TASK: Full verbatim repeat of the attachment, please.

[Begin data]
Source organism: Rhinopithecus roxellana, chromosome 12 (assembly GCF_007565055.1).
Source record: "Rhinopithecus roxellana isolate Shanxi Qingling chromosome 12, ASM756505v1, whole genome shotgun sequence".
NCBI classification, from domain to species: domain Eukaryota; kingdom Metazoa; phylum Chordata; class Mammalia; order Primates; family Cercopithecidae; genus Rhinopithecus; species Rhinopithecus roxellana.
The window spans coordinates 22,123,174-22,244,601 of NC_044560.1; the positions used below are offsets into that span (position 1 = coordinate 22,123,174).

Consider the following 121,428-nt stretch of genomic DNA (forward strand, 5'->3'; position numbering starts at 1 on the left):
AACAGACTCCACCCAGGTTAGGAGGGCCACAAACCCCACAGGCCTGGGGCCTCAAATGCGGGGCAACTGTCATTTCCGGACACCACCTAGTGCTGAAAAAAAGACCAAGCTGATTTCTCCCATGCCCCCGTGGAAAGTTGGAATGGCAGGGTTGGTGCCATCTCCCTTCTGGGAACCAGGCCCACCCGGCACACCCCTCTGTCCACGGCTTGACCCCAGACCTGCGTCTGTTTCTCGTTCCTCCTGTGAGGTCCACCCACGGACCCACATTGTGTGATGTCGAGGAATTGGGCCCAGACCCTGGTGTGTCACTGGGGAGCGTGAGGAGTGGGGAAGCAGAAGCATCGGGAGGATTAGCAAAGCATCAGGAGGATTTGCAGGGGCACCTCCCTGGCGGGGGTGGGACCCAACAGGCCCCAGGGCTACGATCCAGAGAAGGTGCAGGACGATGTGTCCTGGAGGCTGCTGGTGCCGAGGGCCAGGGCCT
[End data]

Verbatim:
Source organism: Rhinopithecus roxellana, chromosome 12 (assembly GCF_007565055.1).
Source record: "Rhinopithecus roxellana isolate Shanxi Qingling chromosome 12, ASM756505v1, whole genome shotgun sequence".
NCBI classification, from domain to species: domain Eukaryota; kingdom Metazoa; phylum Chordata; class Mammalia; order Primates; family Cercopithecidae; genus Rhinopithecus; species Rhinopithecus roxellana.
The window spans coordinates 22,123,174-22,244,601 of NC_044560.1; the positions used below are offsets into that span (position 1 = coordinate 22,123,174).

Consider the following 121,428-nt stretch of genomic DNA (forward strand, 5'->3'; position numbering starts at 1 on the left):
AACAGACTCCACCCAGGTTAGGAGGGCCACAAACCCCACAGGCCTGGGGCCTCAAATGCGGGGCAACTGTCATTTCCGGACACCACCTAGTGCTGAAAAAAAGACCAAGCTGATTTCTCCCATGCCCCCGTGGAAAGTTGGAATGGCAGGGTTGGTGCCATCTCCCTTCTGGGAACCAGGCCCACCCGGCACACCCCTCTGTCCACGGCTTGACCCCAGACCTGCGTCTGTTTCTCGTTCCTCCTGTGAGGTCCACCCACGGACCCACATTGTGTGATGTCGAGGAATTGGGCCCAGACCCTGGTGTGTCACTGGGGAGCGTGAGGAGTGGGGAAGCAGAAGCATCGGGAGGATTAGCAAAGCATCAGGAGGATTTGCAGGGGCACCTCCCTGGCGGGGGTGGGACCCAACAGGCCCCAGGGCTACGATCCAGAGAAGGTGCAGGACGATGTGTCCTGGAGGCTGCTGGTGCCGAGGGCCAGGGCCT